Unearthing the past in Ashridge
PUBLISHED: 17:39 22 September 2011 | UPDATED: 20:01 20 February 2013
An archaeological dig at Ashridge proved fruitful with the remnants of Tudor walls being revealed. Berkhamsted Archaeological Society shares its findings
ARCHAEOLOGICAL excavations have been taking place at Ashridge Business School, to determine the layout of the monastic and Tudor buildings which previously stood on the site. It was once a royal residence that housed Princesses Elizabeth and Mary, before they became monarchs, and King Edward VI.
The dig was carried out by Berkhamsted Archaeological Society and had been sanctioned by English Heritage.
During two weeks of excavations they unearthed evidence of the outer wall of the monastic site which, after the dissolution of the monasteries by Henry VIII, became Crown property and is known to have housed Henrys children, Mary, Edward and Elizabeth.
Edward was at Ashridge for a short while, but Elizabeth was there intermittently for 14 years before being arrested and taken to the Tower of London. Ashridge was given to Elizabeth by Edward under the terms of Henry VIIIs will and she kept it throughout her reign although she never returned after her arrest and accession to the throne.
Built in the late 13th century, the monastery was demolished and replaced in the early 19th century with the current Gothic revival house designed by James Wyatt.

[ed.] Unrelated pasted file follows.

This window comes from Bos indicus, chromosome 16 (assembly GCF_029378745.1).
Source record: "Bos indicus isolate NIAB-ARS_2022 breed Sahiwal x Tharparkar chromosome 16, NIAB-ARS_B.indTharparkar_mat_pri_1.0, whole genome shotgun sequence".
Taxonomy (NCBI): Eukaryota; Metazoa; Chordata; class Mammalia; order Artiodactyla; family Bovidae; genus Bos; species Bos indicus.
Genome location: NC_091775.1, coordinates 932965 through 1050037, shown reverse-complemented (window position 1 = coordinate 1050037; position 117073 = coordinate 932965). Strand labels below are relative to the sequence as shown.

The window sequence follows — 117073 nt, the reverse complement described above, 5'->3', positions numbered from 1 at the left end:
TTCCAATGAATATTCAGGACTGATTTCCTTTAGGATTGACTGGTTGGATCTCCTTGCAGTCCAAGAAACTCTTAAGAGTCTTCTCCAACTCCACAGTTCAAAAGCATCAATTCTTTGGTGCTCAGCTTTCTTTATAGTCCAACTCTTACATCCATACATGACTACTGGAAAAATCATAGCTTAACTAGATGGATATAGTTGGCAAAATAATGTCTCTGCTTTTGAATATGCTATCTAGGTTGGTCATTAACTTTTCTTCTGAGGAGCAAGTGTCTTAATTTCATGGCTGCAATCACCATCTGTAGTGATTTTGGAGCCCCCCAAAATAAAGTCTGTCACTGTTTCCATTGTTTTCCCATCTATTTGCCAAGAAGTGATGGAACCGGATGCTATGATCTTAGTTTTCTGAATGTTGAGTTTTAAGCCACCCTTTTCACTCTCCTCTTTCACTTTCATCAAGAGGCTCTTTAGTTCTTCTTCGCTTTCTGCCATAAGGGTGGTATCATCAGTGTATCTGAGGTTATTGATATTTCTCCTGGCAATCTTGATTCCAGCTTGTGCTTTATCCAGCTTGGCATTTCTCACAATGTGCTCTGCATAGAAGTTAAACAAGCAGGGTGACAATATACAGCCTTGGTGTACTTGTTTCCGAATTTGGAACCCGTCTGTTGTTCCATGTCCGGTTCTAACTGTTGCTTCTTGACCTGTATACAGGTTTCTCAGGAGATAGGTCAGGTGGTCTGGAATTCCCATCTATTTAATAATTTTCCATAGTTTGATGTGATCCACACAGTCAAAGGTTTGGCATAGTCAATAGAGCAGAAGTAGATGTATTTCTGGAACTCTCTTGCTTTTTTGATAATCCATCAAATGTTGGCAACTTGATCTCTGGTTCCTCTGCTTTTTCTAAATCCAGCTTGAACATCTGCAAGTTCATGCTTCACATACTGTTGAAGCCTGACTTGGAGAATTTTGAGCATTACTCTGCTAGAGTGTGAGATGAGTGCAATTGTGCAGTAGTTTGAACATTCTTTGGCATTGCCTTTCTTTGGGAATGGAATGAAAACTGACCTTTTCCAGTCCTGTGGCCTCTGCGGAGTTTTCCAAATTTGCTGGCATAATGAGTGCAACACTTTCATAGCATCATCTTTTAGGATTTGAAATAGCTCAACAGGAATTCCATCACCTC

Mick Thompson, Ashridge Gardens Manager, says, Our aim is to try and gain as full and accurate a picture as possible of the layout of the old site from what remains under the lawns at Ashridge. This is the latest in a programme of surveys and digs to put the current house and garden in the context of the historic landscape.
The dig revealed brick walls that matched the perimeter line of the old house on Greys Ashridge Estate Map of 1762. The walls appear to be built of Tudor brick that is thought to have been a new perimeter wall built on or adjacent to the original medieval walls during Princess Elizabeths time. This would have been for increased security for a royal residence.
They also found evidence of a ditch on the external side of the wall which would have acted as an added security measure. Finds from the two trenches that were dug included a medieval encaustic tile, bricks, animal bones, cow horn, glass, clay pipes and shards of pottery and glass.
Berkhamsted Archaeological Society will now spend several months studying the data and finds from this survey and dig before preparing a report on their findings for Ashridge Business School and English Heritage.
Mick adds, From the results of this exploratory dig we will be able to build up a picture of the layout of the perimeter of the monastic and Tudor buildings. This could lead to a larger scale excavation of parts of the garden in years to come.